First, there's the kind that are called "Coolers." These are the people who consider themselves and the work that they do as good. They feel content with what they believe they can accomplish, yet they don't look beyond what they believe they're capable of doing. For example, think about people you may have worked with who did their jobs decently. This can include people who may have started a new job and were very ambitious, but only just. Most of the time, they rely on other people to help them out, to tell them what to do, and to give them the direction they need rather than giving themselves direction.

A typical employee-employer relationship
Then there are the kind of people that are called "Closers." These are the people who get the job done, who work hard to reach a certain point (or goal) they thought they couldn't reach. As a result, their work is considered great. Yet, when they get to that point, they feel they've reached the summit of Mount Everest and don't see the need to climb higher. There are those who work on commission, for instance, who say they're going to make $1,000 in one week, for example. So they work hard to carry out the actions they need to to reach that goal, they take into account what they've learned from experience and from others so far, and they persevere through and reach that goal, even exceed it. There is no doubt a sense of pride and gratefulness that goes along with such accomplishment. But here's where they trip up, as I mentioned a moment ago. Once they've reached the "summit," as they believe this "goal" has been, they slide back down the hill, and can even get back into the same routine they started out in before they became so ambitious.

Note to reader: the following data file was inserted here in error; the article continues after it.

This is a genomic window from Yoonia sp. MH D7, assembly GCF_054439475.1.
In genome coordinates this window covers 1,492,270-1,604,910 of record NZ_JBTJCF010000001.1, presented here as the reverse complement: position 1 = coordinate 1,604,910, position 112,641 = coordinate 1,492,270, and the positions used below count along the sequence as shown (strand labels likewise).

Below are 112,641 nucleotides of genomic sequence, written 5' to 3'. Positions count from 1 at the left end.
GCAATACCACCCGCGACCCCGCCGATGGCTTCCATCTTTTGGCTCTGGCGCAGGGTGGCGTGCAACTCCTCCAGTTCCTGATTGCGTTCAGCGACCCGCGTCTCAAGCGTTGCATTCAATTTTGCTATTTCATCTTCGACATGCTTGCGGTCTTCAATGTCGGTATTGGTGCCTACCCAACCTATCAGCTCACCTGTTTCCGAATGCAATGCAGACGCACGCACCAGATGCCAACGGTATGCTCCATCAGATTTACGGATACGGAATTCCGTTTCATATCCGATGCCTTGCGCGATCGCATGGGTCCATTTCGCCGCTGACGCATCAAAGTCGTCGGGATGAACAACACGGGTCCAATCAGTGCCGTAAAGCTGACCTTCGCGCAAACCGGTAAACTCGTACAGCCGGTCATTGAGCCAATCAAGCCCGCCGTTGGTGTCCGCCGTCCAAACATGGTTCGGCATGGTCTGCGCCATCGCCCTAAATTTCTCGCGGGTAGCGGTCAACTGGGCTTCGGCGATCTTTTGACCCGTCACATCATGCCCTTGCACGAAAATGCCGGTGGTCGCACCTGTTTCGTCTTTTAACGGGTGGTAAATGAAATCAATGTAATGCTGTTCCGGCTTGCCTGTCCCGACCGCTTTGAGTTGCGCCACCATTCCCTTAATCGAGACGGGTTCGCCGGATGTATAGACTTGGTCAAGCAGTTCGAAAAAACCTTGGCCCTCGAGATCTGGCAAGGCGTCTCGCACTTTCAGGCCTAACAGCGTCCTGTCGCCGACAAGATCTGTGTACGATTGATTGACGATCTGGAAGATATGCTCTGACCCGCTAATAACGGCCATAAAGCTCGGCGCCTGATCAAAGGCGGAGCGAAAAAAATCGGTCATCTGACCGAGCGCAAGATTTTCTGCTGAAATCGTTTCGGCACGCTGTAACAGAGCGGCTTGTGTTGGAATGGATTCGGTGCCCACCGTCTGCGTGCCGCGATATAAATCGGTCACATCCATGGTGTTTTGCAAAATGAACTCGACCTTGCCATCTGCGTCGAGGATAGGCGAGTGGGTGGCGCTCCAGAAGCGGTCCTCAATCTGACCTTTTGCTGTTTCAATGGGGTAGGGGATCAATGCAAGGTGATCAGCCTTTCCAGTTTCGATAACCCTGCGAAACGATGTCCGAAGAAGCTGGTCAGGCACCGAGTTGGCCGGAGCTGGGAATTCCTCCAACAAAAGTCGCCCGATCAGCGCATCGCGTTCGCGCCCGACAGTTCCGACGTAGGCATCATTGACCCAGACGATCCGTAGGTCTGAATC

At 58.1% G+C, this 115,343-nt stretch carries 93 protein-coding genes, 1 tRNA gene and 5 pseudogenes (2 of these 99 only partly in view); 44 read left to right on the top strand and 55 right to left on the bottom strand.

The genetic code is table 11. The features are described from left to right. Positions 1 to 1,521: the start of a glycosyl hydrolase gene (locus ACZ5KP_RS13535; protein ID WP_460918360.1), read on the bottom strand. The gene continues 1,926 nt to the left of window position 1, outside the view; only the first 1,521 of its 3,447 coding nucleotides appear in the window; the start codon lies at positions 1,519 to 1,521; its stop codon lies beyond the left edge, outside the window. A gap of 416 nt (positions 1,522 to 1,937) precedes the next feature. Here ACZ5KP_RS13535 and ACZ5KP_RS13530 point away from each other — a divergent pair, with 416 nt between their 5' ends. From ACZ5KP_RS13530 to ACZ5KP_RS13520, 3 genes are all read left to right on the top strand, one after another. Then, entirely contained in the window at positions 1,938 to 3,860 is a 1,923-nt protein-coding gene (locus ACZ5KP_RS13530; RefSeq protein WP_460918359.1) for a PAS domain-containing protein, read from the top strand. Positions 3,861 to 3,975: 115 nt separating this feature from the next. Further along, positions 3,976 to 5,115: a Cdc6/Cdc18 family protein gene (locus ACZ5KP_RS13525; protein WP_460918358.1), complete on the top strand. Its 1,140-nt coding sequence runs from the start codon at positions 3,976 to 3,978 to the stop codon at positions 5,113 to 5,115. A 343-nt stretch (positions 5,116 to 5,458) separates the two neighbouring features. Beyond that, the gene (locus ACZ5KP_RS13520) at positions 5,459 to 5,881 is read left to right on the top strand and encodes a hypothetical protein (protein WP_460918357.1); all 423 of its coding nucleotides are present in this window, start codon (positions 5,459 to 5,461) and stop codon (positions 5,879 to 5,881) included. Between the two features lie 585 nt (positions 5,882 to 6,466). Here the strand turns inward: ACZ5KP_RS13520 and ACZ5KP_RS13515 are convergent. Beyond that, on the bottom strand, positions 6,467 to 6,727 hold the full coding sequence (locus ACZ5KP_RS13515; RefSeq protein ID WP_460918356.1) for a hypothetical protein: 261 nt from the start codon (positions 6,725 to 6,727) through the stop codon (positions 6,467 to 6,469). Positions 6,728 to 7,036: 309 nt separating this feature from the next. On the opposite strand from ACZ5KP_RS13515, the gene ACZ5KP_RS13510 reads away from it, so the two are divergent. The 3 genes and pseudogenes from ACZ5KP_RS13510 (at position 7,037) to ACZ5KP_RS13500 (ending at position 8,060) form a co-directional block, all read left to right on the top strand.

A peak, but not the peak, according to Cleaners
This is where the third kind of people, called "Cleaners," come in. Instead of looking at the aforementioned "peak" of Everest as the mere high point, these are the people that instead look at this point as a stepping stone and don't tell themselves, "Okay, done," but instead ask themselves, "What's next?" These are the people who don't make these stepping stones a one time thing (one-hit wonders do that), but consistently carry out the actions needed to get the job done. Thereby, they are considered to have an unstoppable drive.

If you look at any truly successful businesses or any truly successful person in any field, whether basketball superstar Jordan or the late boxer Muhammad Ali or the late Apple co-founder Steve Jobs or the Pixar Animation Studios, these are people and companies that are (or were) consistently at the top of their game.

The late Steve Jobs
Steve Jobs, despite his complex and unorthodox personality as many have reportedly stated of him, was known for always pushing the envelop of what technology could do, from computers like the iMac to music players like the iPod to home tablets like the iPad and so many other revolutionary products and franchises. He even went so far as using what he termed a "reality distortion field," challenging his employees to accomplish what seemed like impossible tasks to make them possible. This same motivation would even translate, to a degree, to what would become Pixar Animation Studios, which holds an unprecedented financial as well as critical streak for each of their feature films released since 1995. Co-founder and current CEO Ed Catmull chronicles the studio's story, as well as its identity, in his 2014 book, "Creativity, Inc."

Michael Jordan